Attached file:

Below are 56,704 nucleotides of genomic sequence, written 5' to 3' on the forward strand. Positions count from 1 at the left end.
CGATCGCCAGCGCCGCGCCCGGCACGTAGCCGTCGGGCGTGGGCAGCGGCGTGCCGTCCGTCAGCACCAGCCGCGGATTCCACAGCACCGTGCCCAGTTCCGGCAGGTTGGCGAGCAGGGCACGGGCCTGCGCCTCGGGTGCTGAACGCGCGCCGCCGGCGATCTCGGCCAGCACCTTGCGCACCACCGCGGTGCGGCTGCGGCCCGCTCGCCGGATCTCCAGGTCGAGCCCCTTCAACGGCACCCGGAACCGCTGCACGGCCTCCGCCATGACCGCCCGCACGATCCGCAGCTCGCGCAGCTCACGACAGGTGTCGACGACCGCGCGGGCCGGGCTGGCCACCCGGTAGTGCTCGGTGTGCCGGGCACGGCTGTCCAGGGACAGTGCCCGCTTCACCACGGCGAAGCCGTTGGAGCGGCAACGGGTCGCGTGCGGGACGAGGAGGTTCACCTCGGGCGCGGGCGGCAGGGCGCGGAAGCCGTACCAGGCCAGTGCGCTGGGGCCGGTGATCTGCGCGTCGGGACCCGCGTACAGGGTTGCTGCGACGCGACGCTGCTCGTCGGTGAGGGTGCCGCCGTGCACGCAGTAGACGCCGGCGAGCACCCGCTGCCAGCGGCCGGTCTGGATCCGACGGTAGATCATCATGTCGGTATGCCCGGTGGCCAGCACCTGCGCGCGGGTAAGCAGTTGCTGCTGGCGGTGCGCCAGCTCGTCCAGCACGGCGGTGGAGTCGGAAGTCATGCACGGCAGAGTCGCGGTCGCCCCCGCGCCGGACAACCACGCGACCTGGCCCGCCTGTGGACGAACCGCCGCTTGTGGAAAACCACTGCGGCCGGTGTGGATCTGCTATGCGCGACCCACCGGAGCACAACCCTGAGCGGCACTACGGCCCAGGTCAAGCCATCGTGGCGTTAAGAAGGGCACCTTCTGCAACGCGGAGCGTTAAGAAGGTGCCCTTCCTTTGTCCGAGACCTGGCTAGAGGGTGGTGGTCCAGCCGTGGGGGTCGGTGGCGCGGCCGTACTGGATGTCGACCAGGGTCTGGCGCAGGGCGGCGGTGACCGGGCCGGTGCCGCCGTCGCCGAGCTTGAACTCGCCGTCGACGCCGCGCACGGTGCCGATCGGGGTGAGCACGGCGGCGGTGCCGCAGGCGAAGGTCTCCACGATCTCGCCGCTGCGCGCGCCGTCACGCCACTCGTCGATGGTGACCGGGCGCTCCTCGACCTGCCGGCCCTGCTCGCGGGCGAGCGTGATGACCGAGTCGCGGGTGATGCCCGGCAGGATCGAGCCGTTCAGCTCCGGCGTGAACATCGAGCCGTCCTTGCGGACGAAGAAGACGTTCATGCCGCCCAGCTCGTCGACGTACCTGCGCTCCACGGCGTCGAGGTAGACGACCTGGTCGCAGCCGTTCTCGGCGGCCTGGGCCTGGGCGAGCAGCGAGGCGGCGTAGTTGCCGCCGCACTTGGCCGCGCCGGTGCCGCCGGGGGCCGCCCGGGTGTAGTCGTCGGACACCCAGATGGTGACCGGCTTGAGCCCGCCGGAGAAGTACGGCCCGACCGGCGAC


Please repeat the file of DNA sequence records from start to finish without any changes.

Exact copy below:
Below are 56,704 nucleotides of genomic sequence, written 5' to 3' on the forward strand. Positions count from 1 at the left end.
CGATCGCCAGCGCCGCGCCCGGCACGTAGCCGTCGGGCGTGGGCAGCGGCGTGCCGTCCGTCAGCACCAGCCGCGGATTCCACAGCACCGTGCCCAGTTCCGGCAGGTTGGCGAGCAGGGCACGGGCCTGCGCCTCGGGTGCTGAACGCGCGCCGCCGGCGATCTCGGCCAGCACCTTGCGCACCACCGCGGTGCGGCTGCGGCCCGCTCGCCGGATCTCCAGGTCGAGCCCCTTCAACGGCACCCGGAACCGCTGCACGGCCTCCGCCATGACCGCCCGCACGATCCGCAGCTCGCGCAGCTCACGACAGGTGTCGACGACCGCGCGGGCCGGGCTGGCCACCCGGTAGTGCTCGGTGTGCCGGGCACGGCTGTCCAGGGACAGTGCCCGCTTCACCACGGCGAAGCCGTTGGAGCGGCAACGGGTCGCGTGCGGGACGAGGAGGTTCACCTCGGGCGCGGGCGGCAGGGCGCGGAAGCCGTACCAGGCCAGTGCGCTGGGGCCGGTGATCTGCGCGTCGGGACCCGCGTACAGGGTTGCTGCGACGCGACGCTGCTCGTCGGTGAGGGTGCCGCCGTGCACGCAGTAGACGCCGGCGAGCACCCGCTGCCAGCGGCCGGTCTGGATCCGACGGTAGATCATCATGTCGGTATGCCCGGTGGCCAGCACCTGCGCGCGGGTAAGCAGTTGCTGCTGGCGGTGCGCCAGCTCGTCCAGCACGGCGGTGGAGTCGGAAGTCATGCACGGCAGAGTCGCGGTCGCCCCCGCGCCGGACAACCACGCGACCTGGCCCGCCTGTGGACGAACCGCCGCTTGTGGAAAACCACTGCGGCCGGTGTGGATCTGCTATGCGCGACCCACCGGAGCACAACCCTGAGCGGCACTACGGCCCAGGTCAAGCCATCGTGGCGTTAAGAAGGGCACCTTCTGCAACGCGGAGCGTTAAGAAGGTGCCCTTCCTTTGTCCGAGACCTGGCTAGAGGGTGGTGGTCCAGCCGTGGGGGTCGGTGGCGCGGCCGTACTGGATGTCGACCAGGGTCTGGCGCAGGGCGGCGGTGACCGGGCCGGTGCCGCCGTCGCCGAGCTTGAACTCGCCGTCGACGCCGCGCACGGTGCCGATCGGGGTGAGCACGGCGGCGGTGCCGCAGGCGAAGGTCTCCACGATCTCGCCGCTGCGCGCGCCGTCACGCCACTCGTCGATGGTGACCGGGCGCTCCTCGACCTGCCGGCCCTGCTCGCGGGCGAGCGTGATGACCGAGTCGCGGGTGATGCCCGGCAGGATCGAGCCGTTCAGCTCCGGCGTGAACATCGAGCCGTCCTTGCGGACGAAGAAGACGTTCATGCCGCCCAGCTCGTCGACGTACCTGCGCTCCACGGCGTCGAGGTAGACGACCTGGTCGCAGCCGTTCTCGGCGGCCTGGGCCTGGGCGAGCAGCGAGGCGGCGTAGTTGCCGCCGCACTTGGCCGCGCCGGTGCCGCCGGGGGCCGCCCGGGTGTAGTCGTCGGACACCCAGATGGTGACCGGCTTGAGCCCGCCGGAGAAGTACGGCCCGACCGGCGAC